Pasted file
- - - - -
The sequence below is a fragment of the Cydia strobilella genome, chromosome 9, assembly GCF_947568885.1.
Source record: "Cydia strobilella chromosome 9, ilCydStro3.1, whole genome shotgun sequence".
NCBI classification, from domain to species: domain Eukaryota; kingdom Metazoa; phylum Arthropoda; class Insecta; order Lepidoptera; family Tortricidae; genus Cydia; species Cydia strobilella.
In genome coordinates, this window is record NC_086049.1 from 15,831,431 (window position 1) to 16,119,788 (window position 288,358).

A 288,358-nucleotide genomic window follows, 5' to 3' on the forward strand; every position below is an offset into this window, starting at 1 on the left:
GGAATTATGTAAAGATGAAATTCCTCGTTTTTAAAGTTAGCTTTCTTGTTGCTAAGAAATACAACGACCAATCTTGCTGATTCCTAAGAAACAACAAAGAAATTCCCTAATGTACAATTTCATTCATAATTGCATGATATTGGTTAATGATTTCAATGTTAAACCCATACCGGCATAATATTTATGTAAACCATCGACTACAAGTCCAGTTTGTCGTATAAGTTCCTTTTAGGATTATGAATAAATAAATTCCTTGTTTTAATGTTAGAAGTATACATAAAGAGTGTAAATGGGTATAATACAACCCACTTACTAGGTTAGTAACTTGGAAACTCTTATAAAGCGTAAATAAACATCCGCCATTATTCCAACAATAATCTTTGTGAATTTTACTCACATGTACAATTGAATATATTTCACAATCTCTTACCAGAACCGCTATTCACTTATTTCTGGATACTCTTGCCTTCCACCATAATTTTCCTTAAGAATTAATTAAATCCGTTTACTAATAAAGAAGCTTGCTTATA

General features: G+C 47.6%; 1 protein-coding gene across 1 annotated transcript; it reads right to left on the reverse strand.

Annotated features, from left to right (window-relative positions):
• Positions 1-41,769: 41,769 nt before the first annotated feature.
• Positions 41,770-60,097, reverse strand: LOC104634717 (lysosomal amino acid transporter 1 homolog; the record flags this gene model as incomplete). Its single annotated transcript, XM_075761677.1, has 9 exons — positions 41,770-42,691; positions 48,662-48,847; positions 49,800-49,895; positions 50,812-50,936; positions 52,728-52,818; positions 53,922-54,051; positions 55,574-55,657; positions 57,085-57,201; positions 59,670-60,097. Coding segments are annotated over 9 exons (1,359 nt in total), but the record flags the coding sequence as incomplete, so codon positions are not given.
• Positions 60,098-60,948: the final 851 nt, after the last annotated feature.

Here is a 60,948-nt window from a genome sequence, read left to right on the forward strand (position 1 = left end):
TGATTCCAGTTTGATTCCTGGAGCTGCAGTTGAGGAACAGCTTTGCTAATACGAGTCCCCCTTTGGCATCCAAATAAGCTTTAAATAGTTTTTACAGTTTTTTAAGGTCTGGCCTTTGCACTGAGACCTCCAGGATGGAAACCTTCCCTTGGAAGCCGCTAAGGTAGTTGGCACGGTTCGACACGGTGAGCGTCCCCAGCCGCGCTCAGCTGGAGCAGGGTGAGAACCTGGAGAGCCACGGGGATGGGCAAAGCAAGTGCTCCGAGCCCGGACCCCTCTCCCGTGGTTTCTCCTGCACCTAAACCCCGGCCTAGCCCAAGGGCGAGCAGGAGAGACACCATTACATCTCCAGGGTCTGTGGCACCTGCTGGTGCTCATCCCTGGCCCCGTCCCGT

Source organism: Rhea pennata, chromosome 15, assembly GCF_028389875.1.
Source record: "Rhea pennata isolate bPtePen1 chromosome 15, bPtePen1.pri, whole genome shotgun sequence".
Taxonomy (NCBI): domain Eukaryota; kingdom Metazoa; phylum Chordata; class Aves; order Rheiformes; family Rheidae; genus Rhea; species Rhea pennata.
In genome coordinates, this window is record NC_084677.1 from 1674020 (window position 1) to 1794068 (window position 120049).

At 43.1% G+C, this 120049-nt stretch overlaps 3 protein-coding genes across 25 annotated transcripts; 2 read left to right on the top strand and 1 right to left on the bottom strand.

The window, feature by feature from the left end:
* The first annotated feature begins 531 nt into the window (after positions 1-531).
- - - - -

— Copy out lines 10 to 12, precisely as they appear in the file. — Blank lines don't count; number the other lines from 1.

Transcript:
• Positions 41,770-60,097, reverse strand: LOC104634717 (lysosomal amino acid transporter 1 homolog; the record flags this gene model as incomplete). Its single annotated transcript, XM_075761677.1, has 9 exons — positions 41,770-42,691; positions 48,662-48,847; positions 49,800-49,895; positions 50,812-50,936; positions 52,728-52,818; positions 53,922-54,051; positions 55,574-55,657; positions 57,085-57,201; positions 59,670-60,097. Coding segments are annotated over 9 exons (1,359 nt in total), but the record flags the coding sequence as incomplete, so codon positions are not given.
• Positions 60,098-60,948: the final 851 nt, after the last annotated feature.

Here is a 60,948-nt window from a genome sequence, read left to right on the forward strand (position 1 = left end):